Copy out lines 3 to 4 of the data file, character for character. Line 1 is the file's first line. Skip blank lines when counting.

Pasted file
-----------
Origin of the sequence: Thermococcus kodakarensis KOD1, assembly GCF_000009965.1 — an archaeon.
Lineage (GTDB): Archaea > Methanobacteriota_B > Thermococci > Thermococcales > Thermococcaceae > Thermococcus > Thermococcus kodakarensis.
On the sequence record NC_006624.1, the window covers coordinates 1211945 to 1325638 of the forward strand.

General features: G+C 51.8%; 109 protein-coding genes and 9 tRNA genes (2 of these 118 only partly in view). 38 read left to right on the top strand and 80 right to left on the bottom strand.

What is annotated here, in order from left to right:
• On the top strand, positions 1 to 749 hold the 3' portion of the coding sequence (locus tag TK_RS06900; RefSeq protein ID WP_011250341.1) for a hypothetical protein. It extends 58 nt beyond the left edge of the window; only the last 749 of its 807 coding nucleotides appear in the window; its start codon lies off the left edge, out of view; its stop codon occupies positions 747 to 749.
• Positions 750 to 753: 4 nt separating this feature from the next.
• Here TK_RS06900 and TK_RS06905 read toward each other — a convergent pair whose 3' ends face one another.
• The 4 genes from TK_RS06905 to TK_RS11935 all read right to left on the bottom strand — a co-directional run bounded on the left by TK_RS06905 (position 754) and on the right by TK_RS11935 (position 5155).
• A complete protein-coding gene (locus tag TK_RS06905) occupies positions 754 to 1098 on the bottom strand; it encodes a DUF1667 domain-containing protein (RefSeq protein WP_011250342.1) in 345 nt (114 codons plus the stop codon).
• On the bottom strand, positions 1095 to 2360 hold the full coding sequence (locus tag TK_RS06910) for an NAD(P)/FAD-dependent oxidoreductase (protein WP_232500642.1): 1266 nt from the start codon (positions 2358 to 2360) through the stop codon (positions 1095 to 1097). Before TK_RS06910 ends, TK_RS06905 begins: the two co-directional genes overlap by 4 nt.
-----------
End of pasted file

On the sequence record NC_006624.1, the window covers coordinates 1211945 to 1325638 of the forward strand.

General features: G+C 51.8%; 109 protein-coding genes and 9 tRNA genes (2 of these 118 only partly in view). 38 read left to right on the top strand and 80 right to left on the bottom strand.